Offspring analysis using two cleaved amplified polymorphic sequence (CAPS) markers reveals amphithallism in the edible mushroom Agaricus sinodeliciosus.Mycologia. 2019 May-Jun; 111(3):384-394.M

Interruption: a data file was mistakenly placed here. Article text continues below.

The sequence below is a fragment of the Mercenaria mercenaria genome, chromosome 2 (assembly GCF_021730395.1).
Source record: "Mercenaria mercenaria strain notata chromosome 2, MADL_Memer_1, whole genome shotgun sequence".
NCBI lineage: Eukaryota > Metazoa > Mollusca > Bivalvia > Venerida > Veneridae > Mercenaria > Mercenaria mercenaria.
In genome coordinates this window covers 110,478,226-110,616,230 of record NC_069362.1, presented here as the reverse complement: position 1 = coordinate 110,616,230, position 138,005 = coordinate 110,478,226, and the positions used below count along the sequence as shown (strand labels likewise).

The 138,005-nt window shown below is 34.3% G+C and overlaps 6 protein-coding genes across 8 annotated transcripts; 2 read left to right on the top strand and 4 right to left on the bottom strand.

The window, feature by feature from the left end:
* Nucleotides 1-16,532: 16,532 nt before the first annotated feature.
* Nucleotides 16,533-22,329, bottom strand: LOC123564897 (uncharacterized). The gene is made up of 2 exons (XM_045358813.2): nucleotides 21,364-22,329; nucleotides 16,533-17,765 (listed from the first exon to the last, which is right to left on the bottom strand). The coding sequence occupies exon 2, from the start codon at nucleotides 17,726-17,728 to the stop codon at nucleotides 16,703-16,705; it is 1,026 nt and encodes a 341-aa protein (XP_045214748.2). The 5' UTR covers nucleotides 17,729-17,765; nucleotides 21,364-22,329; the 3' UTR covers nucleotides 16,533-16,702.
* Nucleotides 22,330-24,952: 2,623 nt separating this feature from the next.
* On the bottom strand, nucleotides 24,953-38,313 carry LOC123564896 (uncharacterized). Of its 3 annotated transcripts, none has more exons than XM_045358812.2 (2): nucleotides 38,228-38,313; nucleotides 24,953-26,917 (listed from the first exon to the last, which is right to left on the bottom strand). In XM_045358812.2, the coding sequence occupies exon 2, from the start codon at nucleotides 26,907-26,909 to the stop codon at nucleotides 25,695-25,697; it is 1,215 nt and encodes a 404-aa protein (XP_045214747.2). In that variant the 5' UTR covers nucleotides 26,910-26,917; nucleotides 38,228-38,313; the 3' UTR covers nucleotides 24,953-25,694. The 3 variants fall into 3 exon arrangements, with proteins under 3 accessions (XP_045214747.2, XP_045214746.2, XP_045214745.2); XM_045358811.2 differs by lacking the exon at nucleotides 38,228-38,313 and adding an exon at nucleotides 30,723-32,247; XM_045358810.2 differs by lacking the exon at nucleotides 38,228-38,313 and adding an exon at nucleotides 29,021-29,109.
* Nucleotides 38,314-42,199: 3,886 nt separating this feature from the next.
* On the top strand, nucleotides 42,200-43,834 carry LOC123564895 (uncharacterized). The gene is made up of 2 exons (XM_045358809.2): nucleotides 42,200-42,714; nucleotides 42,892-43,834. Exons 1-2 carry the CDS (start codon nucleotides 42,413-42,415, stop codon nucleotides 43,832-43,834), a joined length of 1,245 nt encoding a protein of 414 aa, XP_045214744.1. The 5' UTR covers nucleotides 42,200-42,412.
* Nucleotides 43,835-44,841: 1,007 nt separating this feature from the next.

Agaricus sinodeliciosus is an edible wild mushroom known in northwest China. It belongs to Agaricus section Bivelares that includes several popular cultivated species, such as A. bisporus, the button mushroom. The life cycle of the latter species has been described as amphithallic because both homokaryotic (n) and heterokaryotic (n+n) spores are produced that lead to heterothallic and pseudohomothallic life cycles, respectively. The type of life cycle can impact population structures and breeding strategies. The main objective of this study was to identify the different categories of spores produced by A. sinodeliciosus. Using either a morphological approach based on the number of sterigmata per basidium or a genetic approach based on the genotypes of the progeny at two loci, the proportion of heterokaryotic spores was estimated at 6% and 15%, respectively. Two codominant markers were chosen from the mitochondrial intermediate peptidase gene (MIP) and the nuc rDNA internal transcribed spacer (ITS1-5.8S-ITS2 = ITS) region. Genotypic analysis and mating tests confirmed that in A. sinodeliciosus, MIP is centromere-linked and tightly linked to the mating type locus as in A. bisporus and A. subrufescens. We conclude that A. sinodeliciosus has a unifactorial system of sexual incompatibility and an amphithallic life cycle that is predominantly heterothallic, and that its pseudohomothallism follows a nonrandom model with nonsister postmeiotic nuclei paired in the same spore, which give rise to a potentially fertile heterokaryon. This method of using two informative markers is reliable not only in selecting the homokaryotic offspring but also in classifying the homokaryons in two breeding stocks according to their mating type alleles.